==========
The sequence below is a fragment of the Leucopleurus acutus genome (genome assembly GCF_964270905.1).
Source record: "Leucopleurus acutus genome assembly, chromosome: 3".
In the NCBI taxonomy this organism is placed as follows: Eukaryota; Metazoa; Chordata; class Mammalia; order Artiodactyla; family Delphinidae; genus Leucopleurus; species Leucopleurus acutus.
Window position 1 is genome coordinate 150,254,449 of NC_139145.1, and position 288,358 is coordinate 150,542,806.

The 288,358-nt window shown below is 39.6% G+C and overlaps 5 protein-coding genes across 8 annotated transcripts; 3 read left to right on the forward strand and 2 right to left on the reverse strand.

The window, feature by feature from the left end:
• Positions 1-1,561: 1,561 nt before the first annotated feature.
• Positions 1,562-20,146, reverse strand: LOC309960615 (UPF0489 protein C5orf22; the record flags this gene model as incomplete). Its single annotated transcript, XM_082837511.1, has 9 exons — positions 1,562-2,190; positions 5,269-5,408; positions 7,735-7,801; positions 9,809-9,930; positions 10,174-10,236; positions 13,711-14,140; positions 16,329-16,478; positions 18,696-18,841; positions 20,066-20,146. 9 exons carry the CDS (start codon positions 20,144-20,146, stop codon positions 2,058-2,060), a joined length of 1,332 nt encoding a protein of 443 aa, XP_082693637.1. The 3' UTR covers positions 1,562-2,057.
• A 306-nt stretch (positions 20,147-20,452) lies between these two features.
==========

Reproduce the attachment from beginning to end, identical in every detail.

The sequence below is a fragment of the Leucopleurus acutus genome (genome assembly GCF_964270905.1).
Source record: "Leucopleurus acutus genome assembly, chromosome: 3".
In the NCBI taxonomy this organism is placed as follows: Eukaryota; Metazoa; Chordata; class Mammalia; order Artiodactyla; family Delphinidae; genus Leucopleurus; species Leucopleurus acutus.
Window position 1 is genome coordinate 150,254,449 of NC_139145.1, and position 288,358 is coordinate 150,542,806.

The 288,358-nt window shown below is 39.6% G+C and overlaps 5 protein-coding genes across 8 annotated transcripts; 3 read left to right on the forward strand and 2 right to left on the reverse strand.

The window, feature by feature from the left end:
• Positions 1-1,561: 1,561 nt before the first annotated feature.
• Positions 1,562-20,146, reverse strand: LOC309960615 (UPF0489 protein C5orf22; the record flags this gene model as incomplete). Its single annotated transcript, XM_082837511.1, has 9 exons — positions 1,562-2,190; positions 5,269-5,408; positions 7,735-7,801; positions 9,809-9,930; positions 10,174-10,236; positions 13,711-14,140; positions 16,329-16,478; positions 18,696-18,841; positions 20,066-20,146. 9 exons carry the CDS (start codon positions 20,144-20,146, stop codon positions 2,058-2,060), a joined length of 1,332 nt encoding a protein of 443 aa, XP_082693637.1. The 3' UTR covers positions 1,562-2,057.
• A 306-nt stretch (positions 20,147-20,452) lies between these two features.